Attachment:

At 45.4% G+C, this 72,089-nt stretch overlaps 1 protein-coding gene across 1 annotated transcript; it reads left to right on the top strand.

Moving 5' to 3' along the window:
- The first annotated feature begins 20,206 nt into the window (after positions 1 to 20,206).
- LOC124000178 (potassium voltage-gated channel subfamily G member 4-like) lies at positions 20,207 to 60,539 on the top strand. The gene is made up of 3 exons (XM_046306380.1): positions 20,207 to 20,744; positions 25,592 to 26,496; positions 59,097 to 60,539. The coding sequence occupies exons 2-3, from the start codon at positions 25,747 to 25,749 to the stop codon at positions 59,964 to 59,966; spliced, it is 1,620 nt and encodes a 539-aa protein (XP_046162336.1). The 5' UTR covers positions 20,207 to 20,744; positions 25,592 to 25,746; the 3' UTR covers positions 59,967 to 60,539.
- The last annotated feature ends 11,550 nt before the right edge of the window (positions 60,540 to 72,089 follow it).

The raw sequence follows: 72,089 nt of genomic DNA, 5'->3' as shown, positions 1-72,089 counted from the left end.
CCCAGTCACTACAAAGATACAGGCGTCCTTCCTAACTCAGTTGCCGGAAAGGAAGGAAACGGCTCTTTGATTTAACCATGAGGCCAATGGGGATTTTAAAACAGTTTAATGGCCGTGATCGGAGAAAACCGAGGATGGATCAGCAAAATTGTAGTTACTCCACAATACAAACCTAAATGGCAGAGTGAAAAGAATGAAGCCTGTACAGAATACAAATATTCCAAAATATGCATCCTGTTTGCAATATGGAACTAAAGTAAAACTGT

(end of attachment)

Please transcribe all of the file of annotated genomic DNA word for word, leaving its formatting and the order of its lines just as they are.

At 45.4% G+C, this 72,089-nt stretch overlaps 1 protein-coding gene across 1 annotated transcript; it reads left to right on the top strand.

Moving 5' to 3' along the window:
- The first annotated feature begins 20,206 nt into the window (after positions 1 to 20,206).
- LOC124000178 (potassium voltage-gated channel subfamily G member 4-like) lies at positions 20,207 to 60,539 on the top strand. The gene is made up of 3 exons (XM_046306380.1): positions 20,207 to 20,744; positions 25,592 to 26,496; positions 59,097 to 60,539. The coding sequence occupies exons 2-3, from the start codon at positions 25,747 to 25,749 to the stop codon at positions 59,964 to 59,966; spliced, it is 1,620 nt and encodes a 539-aa protein (XP_046162336.1). The 5' UTR covers positions 20,207 to 20,744; positions 25,592 to 25,746; the 3' UTR covers positions 59,967 to 60,539.
- The last annotated feature ends 11,550 nt before the right edge of the window (positions 60,540 to 72,089 follow it).

The raw sequence follows: 72,089 nt of genomic DNA, 5'->3' as shown, positions 1-72,089 counted from the left end.
CCCAGTCACTACAAAGATACAGGCGTCCTTCCTAACTCAGTTGCCGGAAAGGAAGGAAACGGCTCTTTGATTTAACCATGAGGCCAATGGGGATTTTAAAACAGTTTAATGGCCGTGATCGGAGAAAACCGAGGATGGATCAGCAAAATTGTAGTTACTCCACAATACAAACCTAAATGGCAGAGTGAAAAGAATGAAGCCTGTACAGAATACAAATATTCCAAAATATGCATCCTGTTTGCAATATGGAACTAAAGTAAAACTGT